Why Subprime Loss Estimates Are Still Too High

by: Tom Brown

Last night, I appeared briefly on Larry Kudlow’s program on CNBC to discuss the work we’ve done on subprime mortgage loss trends and talk about out our judgment that many cumulative loss estimates (most notably those by Standard & Poor’s, Moody’s, and Fitch) will likely end up being way too high.

Four other analysts appeared on the same segment (none specializes in financial services). To my complete and utter non-surprise, not all of them agreed with me. I answered their objections the best I could—but given the complexity of the topic and the time constraints inherent in cable TV gabfests, I didn’t get the chance to make all the points I wanted to, in the kind of detail they deserve.

So allow me this opportunity to revise and extend my remarks on CNBC, in order to address last night’s skeptics head on. My co-panelists had a number of objections. Let’s take them one at a time:

Subprime delinquencies are still rising. True, but beside the point. Yes, it’s a fact that the delinquency rates are indeed rising for each of the four ABX indices that represent the worst-performing subprime vintages, and that seriously delinquent loans are still increasing (as the charts below illustrate). But as I’ve noted here before, delinquency rates are lagging indicators of credit trends.

The reason why has to do with a quirk in the number’s calculation. To figure a loan pool’s delinquency rate, you divide delinquent loans in the pool by the pool’s current outstanding balances rather than its original size. That can distort things: As loans are paid down (yes, that happens) and principal amortizes, the denominator in the equation drops relatively rapidly. Up in the numerator, meanwhile, delinquent loans tend to stick around for months; it takes up to a year for delinquent loan to become a foreclosure and realized loss. Result: as the denominator falls, the delinquency rate can keep rising even in the absence of any newly delinquent loans at all. As I say, this is not a leading indicator of changes in credit trends.

Instead, we focus on two numbers that are much better predictors of changes in credit quality: a) the monthly inflow, in dollars, of new problem loans (defined as loans 30 days to 60 days past due) and b) the rate at which delinquent loans move from early-stage delinquency buckets to later-stage buckets—so-called “roll rates.”  And, as I’ve noted here before, both those numbers have improved steadily in all four ABX indices so far this year.

The decline in 30-day delinquencies will lead to an eventual decline in the widely watched, but misleading, 60-plus-day delinquency rate. (It has to. Loans can’t jump from current to past 60 days past due in one fell swoop.) And in fact, that’s in the process of happening now. Take a look at the four charts below. They show monthly changes in 60-plus-day delinquencies, in dollars, in the four key ABX indices. In ABX 06-1, seriously delinquent dollars have increased at a slower rate for five straight months, in 06-2, the rate of increase has slowed for four consecutive months, in 07-1, it has slowed for eight straight months, and in 07-2, the rate of increase has fallen for all seven months the index has been in existence.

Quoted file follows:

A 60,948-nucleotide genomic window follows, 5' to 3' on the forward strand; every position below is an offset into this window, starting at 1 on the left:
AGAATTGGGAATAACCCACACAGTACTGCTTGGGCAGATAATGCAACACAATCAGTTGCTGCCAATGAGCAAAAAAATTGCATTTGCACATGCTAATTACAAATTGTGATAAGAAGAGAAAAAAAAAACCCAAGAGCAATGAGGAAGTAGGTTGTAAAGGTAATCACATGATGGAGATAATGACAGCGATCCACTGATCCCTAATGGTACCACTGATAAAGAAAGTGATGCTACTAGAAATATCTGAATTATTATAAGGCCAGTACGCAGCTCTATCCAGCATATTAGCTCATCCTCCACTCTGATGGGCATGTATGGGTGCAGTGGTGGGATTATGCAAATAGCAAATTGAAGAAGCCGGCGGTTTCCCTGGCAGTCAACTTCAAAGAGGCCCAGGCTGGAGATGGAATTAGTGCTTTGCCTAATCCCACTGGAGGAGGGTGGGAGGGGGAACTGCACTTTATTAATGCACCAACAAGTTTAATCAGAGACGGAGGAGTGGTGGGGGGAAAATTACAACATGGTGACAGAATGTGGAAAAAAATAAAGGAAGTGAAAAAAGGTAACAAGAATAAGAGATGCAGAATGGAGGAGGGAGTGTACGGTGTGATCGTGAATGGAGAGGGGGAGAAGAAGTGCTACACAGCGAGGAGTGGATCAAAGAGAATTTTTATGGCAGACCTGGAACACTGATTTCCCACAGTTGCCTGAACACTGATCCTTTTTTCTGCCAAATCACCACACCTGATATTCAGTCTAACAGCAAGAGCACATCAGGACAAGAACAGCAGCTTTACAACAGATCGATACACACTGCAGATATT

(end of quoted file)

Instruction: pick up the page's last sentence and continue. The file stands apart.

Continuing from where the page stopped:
My point: the early indicator of problems, 30-to-60-day past due loans, have been declining. With roll-rates stable to improving, this will first lead to a decline in 60-plus-day past-due loan dollars, and, finally, to a decline in the widely watched 60-plus-day delinquent loans as a percentage of current balances.  As this plays out, observers who’ve lately raised their estimates of cumulative losses to the moon (rating agencies, this means you)
will have to bring them down.

Bank loan loss reserves as a percentage of nonperforming assets are at their lowest level since 1993, and nonperforming assets are rising rapidly. I thought I put this one to bed during last cycle!  It makes no sense to measure reserve adequacy by comparing a bank’s loss reserve to its nonperforming assets, or to criticize the bank when this ratio declines. There are several reasons why. First, the loan loss reserve is built mechanically to cover future losses to be generated by all the bank’s loans, both performing and nonperforming. The principal driver in the loss reserve calculation is a rolling average of  historical loss rates, by loan type. Unsecured consumer loans, to name one, never show up in the nonperforming-asset category, but are an important driver of the reserve calculation, nonetheless. The loan loss reserve does not exist to solely cover future losses from nonperforming loans! Second, nonperforming loans and assets are typically secured. Over the past 30 years the banking industry’s historical loss rate from nonperforming loans has been less than 20%!